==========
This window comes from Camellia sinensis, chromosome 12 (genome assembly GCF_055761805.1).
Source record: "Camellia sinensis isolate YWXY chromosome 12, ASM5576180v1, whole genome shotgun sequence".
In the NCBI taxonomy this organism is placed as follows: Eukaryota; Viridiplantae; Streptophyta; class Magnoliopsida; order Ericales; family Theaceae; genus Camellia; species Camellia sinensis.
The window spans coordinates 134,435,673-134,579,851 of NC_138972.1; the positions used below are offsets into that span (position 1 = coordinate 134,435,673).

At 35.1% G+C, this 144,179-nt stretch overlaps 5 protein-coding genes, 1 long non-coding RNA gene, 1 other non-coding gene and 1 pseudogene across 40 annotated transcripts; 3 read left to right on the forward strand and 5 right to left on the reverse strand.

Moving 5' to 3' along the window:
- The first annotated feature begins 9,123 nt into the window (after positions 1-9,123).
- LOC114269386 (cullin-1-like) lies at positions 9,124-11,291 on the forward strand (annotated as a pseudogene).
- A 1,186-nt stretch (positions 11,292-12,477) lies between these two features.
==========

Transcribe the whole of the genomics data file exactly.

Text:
This window comes from Camellia sinensis, chromosome 12 (genome assembly GCF_055761805.1).
Source record: "Camellia sinensis isolate YWXY chromosome 12, ASM5576180v1, whole genome shotgun sequence".
In the NCBI taxonomy this organism is placed as follows: Eukaryota; Viridiplantae; Streptophyta; class Magnoliopsida; order Ericales; family Theaceae; genus Camellia; species Camellia sinensis.
The window spans coordinates 134,435,673-134,579,851 of NC_138972.1; the positions used below are offsets into that span (position 1 = coordinate 134,435,673).

At 35.1% G+C, this 144,179-nt stretch overlaps 5 protein-coding genes, 1 long non-coding RNA gene, 1 other non-coding gene and 1 pseudogene across 40 annotated transcripts; 3 read left to right on the forward strand and 5 right to left on the reverse strand.

Moving 5' to 3' along the window:
- The first annotated feature begins 9,123 nt into the window (after positions 1-9,123).
- LOC114269386 (cullin-1-like) lies at positions 9,124-11,291 on the forward strand (annotated as a pseudogene).
- A 1,186-nt stretch (positions 11,292-12,477) lies between these two features.